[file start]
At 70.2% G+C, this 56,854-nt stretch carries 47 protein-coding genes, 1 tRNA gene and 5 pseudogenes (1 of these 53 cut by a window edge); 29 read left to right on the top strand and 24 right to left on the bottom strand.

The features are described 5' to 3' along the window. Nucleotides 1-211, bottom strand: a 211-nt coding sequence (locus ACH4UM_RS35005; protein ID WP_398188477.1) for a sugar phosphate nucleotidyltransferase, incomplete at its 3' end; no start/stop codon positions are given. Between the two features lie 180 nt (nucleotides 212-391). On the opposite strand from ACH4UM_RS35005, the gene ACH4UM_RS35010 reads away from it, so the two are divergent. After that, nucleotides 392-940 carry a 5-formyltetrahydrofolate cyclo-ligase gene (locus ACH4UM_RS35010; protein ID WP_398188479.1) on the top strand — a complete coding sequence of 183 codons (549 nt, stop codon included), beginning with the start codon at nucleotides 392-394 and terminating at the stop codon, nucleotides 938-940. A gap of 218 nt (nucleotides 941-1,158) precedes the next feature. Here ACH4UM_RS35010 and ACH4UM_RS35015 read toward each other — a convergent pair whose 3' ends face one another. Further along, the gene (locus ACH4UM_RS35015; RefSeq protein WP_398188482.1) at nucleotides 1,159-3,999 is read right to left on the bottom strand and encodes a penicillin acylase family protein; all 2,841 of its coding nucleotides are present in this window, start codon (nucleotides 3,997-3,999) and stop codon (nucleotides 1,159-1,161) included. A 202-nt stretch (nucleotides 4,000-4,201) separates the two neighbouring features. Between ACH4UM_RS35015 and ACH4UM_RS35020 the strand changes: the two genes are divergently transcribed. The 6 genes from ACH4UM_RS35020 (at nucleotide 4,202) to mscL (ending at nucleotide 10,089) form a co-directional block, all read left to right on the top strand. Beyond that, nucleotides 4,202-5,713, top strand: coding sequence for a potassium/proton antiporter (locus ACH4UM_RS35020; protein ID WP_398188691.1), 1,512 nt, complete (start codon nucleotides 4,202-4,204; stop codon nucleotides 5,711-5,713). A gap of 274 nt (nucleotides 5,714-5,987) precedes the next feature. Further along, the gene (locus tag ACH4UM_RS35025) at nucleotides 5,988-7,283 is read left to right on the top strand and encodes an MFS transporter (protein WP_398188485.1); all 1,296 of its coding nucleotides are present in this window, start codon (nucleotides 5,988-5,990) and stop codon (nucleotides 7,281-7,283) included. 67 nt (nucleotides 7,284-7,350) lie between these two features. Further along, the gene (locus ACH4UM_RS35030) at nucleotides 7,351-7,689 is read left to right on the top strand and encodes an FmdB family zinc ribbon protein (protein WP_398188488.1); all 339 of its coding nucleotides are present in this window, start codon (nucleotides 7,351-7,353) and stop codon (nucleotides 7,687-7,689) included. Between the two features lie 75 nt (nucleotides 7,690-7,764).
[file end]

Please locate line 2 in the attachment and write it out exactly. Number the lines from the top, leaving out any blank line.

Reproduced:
The features are described 5' to 3' along the window. Nucleotides 1-211, bottom strand: a 211-nt coding sequence (locus ACH4UM_RS35005; protein ID WP_398188477.1) for a sugar phosphate nucleotidyltransferase, incomplete at its 3' end; no start/stop codon positions are given. Between the two features lie 180 nt (nucleotides 212-391). On the opposite strand from ACH4UM_RS35005, the gene ACH4UM_RS35010 reads away from it, so the two are divergent. After that, nucleotides 392-940 carry a 5-formyltetrahydrofolate cyclo-ligase gene (locus ACH4UM_RS35010; protein ID WP_398188479.1) on the top strand — a complete coding sequence of 183 codons (549 nt, stop codon included), beginning with the start codon at nucleotides 392-394 and terminating at the stop codon, nucleotides 938-940. A gap of 218 nt (nucleotides 941-1,158) precedes the next feature. Here ACH4UM_RS35010 and ACH4UM_RS35015 read toward each other — a convergent pair whose 3' ends face one another. Further along, the gene (locus ACH4UM_RS35015; RefSeq protein WP_398188482.1) at nucleotides 1,159-3,999 is read right to left on the bottom strand and encodes a penicillin acylase family protein; all 2,841 of its coding nucleotides are present in this window, start codon (nucleotides 3,997-3,999) and stop codon (nucleotides 1,159-1,161) included. A 202-nt stretch (nucleotides 4,000-4,201) separates the two neighbouring features. Between ACH4UM_RS35015 and ACH4UM_RS35020 the strand changes: the two genes are divergently transcribed. The 6 genes from ACH4UM_RS35020 (at nucleotide 4,202) to mscL (ending at nucleotide 10,089) form a co-directional block, all read left to right on the top strand. Beyond that, nucleotides 4,202-5,713, top strand: coding sequence for a potassium/proton antiporter (locus ACH4UM_RS35020; protein ID WP_398188691.1), 1,512 nt, complete (start codon nucleotides 4,202-4,204; stop codon nucleotides 5,711-5,713). A gap of 274 nt (nucleotides 5,714-5,987) precedes the next feature. Further along, the gene (locus tag ACH4UM_RS35025) at nucleotides 5,988-7,283 is read left to right on the top strand and encodes an MFS transporter (protein WP_398188485.1); all 1,296 of its coding nucleotides are present in this window, start codon (nucleotides 5,988-5,990) and stop codon (nucleotides 7,281-7,283) included. 67 nt (nucleotides 7,284-7,350) lie between these two features. Further along, the gene (locus ACH4UM_RS35030) at nucleotides 7,351-7,689 is read left to right on the top strand and encodes an FmdB family zinc ribbon protein (protein WP_398188488.1); all 339 of its coding nucleotides are present in this window, start codon (nucleotides 7,351-7,353) and stop codon (nucleotides 7,687-7,689) included. Between the two features lie 75 nt (nucleotides 7,690-7,764).